Crypto ecosystem runs on a blockchain, a set of data blocks that facilitate various transactions and asset tracing. Each of the blocks connects using certain protocols, and the process depends on various updates that may happen. Hard fork vs soft fork is something that would happen when the updates result in changing blockchain protocols.
Crypto fork is a common occurrence in any blockchain, and it may affect the way your transactions are processed. Here is everything you need to know about these forks.
When blockchain experiences upgrades in the data blocks, the changes can affect all the transactions that have happened or are still happening. Since every block operates using a permanent set of rules, they cannot be rewritten. Therefore, every update or change happens through a "fork".
In a crypto blockchain, fork means the process of copying the old data blocks in the software and adding suitable changes to them based on the updates. The new blockchain then forms a separate branch, a natural process that happens with the updates because there can be no identical blockchains. This branching process creates a "fork, " separating the old and the new blockchain paths.
When branching or fork happens, the crypto transactions that happen on the previous path become affected. This causes the condition of hard fork vs soft fork.
Crypto hard fork happens when the upgrades cause the new blockchain to become incompatible with the old one. The process is called "backward-incompatible update", in which the new blockchain rejects the old one due to the new rules.
Hard fork requires every node to be upgraded so they can fit the new blockchain. This means every transaction that happens on the old blockchain can be affected. Many times, hard fork cryptocurrency creates a division between the owners of the same tokens.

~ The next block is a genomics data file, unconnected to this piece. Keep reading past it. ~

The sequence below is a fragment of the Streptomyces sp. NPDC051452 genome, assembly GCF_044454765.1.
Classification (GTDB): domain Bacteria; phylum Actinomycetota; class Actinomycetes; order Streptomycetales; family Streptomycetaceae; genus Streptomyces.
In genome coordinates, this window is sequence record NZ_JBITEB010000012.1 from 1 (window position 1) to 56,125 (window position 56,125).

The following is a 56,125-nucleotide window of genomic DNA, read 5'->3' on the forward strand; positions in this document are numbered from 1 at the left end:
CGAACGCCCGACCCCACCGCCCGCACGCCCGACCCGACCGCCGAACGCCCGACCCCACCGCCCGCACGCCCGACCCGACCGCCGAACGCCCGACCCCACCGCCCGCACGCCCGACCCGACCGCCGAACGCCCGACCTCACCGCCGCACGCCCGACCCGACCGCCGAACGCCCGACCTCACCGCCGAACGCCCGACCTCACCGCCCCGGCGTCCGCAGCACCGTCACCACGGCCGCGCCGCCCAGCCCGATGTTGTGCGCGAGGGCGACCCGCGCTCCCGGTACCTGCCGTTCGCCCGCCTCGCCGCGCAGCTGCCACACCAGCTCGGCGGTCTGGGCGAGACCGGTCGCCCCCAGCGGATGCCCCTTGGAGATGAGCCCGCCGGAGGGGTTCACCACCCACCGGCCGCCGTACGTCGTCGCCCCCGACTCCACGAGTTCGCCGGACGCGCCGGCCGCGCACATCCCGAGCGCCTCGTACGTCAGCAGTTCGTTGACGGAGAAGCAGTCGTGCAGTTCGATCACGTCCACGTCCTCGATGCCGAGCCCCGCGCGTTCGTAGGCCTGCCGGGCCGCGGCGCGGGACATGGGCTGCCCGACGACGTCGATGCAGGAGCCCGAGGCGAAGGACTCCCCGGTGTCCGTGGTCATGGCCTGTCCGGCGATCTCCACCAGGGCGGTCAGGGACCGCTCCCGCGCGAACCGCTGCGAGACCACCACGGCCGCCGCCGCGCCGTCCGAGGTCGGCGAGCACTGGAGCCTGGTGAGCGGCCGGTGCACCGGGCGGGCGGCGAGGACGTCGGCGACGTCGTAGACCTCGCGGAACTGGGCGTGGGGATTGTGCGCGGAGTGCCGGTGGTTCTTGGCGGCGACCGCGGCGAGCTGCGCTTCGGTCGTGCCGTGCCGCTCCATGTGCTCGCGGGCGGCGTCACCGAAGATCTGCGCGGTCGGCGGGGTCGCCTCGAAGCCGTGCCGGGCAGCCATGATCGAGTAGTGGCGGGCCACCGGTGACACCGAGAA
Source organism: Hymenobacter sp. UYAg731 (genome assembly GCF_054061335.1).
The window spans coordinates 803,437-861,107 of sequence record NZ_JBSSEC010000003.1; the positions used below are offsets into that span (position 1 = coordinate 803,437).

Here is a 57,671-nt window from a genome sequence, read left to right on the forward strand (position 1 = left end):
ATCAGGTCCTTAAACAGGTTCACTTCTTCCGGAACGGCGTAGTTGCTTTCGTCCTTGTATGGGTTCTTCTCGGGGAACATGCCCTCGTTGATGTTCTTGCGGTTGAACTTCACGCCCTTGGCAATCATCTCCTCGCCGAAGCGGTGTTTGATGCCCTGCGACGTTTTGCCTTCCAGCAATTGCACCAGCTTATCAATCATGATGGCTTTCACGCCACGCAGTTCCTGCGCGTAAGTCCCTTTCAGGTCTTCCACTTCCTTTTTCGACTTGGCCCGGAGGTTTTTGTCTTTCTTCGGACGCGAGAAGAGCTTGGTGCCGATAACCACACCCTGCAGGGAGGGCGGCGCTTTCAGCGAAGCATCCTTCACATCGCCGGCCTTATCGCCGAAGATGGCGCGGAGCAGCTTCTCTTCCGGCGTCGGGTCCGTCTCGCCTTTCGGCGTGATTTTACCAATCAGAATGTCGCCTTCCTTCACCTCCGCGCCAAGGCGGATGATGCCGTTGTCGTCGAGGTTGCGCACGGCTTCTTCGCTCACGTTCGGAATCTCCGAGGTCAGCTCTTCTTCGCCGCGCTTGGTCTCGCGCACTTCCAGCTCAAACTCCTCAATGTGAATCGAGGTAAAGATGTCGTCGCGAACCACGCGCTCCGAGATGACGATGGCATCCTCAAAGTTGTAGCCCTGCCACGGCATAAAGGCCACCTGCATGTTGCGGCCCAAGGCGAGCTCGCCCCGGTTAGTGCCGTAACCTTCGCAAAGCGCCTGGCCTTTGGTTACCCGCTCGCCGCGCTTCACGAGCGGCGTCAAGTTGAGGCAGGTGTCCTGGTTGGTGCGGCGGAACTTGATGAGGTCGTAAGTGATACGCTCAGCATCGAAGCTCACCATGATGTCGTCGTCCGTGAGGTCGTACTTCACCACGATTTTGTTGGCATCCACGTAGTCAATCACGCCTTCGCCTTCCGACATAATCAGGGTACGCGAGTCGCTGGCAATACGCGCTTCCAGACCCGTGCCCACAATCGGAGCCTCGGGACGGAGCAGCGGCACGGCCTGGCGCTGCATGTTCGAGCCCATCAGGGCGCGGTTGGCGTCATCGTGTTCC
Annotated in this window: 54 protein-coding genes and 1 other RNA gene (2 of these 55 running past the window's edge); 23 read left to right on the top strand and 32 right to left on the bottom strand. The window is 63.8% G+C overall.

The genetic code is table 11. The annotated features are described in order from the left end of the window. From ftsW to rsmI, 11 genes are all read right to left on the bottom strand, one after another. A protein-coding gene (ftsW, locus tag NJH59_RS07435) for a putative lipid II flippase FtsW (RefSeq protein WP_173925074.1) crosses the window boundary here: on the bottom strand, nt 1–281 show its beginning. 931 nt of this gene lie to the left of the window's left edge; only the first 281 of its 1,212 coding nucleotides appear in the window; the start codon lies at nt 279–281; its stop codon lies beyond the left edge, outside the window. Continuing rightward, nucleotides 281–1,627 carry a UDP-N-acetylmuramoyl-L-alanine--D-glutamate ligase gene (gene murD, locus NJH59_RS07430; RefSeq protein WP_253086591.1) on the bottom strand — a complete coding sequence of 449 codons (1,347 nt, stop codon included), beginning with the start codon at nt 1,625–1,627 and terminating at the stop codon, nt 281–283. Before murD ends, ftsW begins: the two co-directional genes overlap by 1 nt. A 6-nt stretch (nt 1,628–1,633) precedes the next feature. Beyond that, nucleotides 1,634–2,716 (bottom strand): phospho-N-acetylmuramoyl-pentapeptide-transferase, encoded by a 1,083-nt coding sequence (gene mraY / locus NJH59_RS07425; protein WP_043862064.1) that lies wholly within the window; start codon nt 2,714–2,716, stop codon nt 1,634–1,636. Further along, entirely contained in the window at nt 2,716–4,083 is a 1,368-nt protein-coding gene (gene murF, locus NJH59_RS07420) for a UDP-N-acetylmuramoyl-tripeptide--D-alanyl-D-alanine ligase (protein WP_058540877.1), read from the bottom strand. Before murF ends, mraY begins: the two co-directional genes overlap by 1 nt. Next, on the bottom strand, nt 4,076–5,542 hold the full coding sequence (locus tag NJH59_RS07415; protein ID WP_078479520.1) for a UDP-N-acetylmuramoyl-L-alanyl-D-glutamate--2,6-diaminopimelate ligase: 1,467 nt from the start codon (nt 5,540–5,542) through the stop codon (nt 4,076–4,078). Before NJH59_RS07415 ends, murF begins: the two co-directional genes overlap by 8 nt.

Soft fork does not create changes as drastic as hard fork. Instead of total changes, the soft form causes only a few modifications in the new blockchain. The new blockchain rules should not interfere with the old ones, resulting in smooth integration with minimum adjustments.
In a soft fork, everyone stays in one chain, even with modifications. Basically, this kind of fork "tricks" the old blockchain into accepting the new rules, allowing the old and new blockchains to be more compatible with each other. The crypto-assets can stay in one lane.
Hard fork and soft fork are both important in making adjustments and changes in a decentralized system like crypto blockchain. Unlike the traditional system, crypto blockchain does not have some sort of a "top-to-bottom command". Fork is a more practical way to conduct adjustments and necessary changes in the system. However, hard fork vs soft fork has key differences.
While hard fork is more drastic than soft fork, it is important for implementing fundamental changes in the system. It is also important to target problems within the data blocks, such as bugs. Implementing a hard fork will also "encourage" the old blockchains to conduct upgrades.